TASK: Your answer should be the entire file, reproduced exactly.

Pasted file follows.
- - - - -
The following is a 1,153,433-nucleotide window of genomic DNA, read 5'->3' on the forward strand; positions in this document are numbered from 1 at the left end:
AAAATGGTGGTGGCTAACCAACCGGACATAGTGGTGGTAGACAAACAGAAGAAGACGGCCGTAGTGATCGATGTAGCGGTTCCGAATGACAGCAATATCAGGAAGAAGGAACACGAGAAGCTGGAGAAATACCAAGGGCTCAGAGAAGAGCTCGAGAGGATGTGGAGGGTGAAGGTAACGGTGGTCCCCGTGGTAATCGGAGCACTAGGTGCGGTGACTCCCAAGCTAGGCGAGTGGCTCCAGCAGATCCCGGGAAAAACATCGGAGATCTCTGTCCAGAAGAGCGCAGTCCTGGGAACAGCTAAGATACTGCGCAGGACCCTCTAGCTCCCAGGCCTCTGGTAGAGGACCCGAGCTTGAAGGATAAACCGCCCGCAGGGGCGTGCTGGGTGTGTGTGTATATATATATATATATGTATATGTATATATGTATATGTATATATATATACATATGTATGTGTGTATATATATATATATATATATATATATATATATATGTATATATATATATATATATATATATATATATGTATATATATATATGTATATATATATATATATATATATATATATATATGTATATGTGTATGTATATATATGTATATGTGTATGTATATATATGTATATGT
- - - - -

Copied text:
The following is a 1,153,433-nucleotide window of genomic DNA, read 5'->3' on the forward strand; positions in this document are numbered from 1 at the left end:
AAAATGGTGGTGGCTAACCAACCGGACATAGTGGTGGTAGACAAACAGAAGAAGACGGCCGTAGTGATCGATGTAGCGGTTCCGAATGACAGCAATATCAGGAAGAAGGAACACGAGAAGCTGGAGAAATACCAAGGGCTCAGAGAAGAGCTCGAGAGGATGTGGAGGGTGAAGGTAACGGTGGTCCCCGTGGTAATCGGAGCACTAGGTGCGGTGACTCCCAAGCTAGGCGAGTGGCTCCAGCAGATCCCGGGAAAAACATCGGAGATCTCTGTCCAGAAGAGCGCAGTCCTGGGAACAGCTAAGATACTGCGCAGGACCCTCTAGCTCCCAGGCCTCTGGTAGAGGACCCGAGCTTGAAGGATAAACCGCCCGCAGGGGCGTGCTGGGTGTGTGTGTATATATATATATATATGTATATGTATATATGTATATGTATATATATATACATATGTATGTGTGTATATATATATATATATATATATATATATATATATGTATATATATATATATATATATATATATATATGTATATATATATATGTATATATATATATATATATATATATATATATATGTATATGTGTATGTATATATATGTATATGTGTATGTATATATATGTATATGT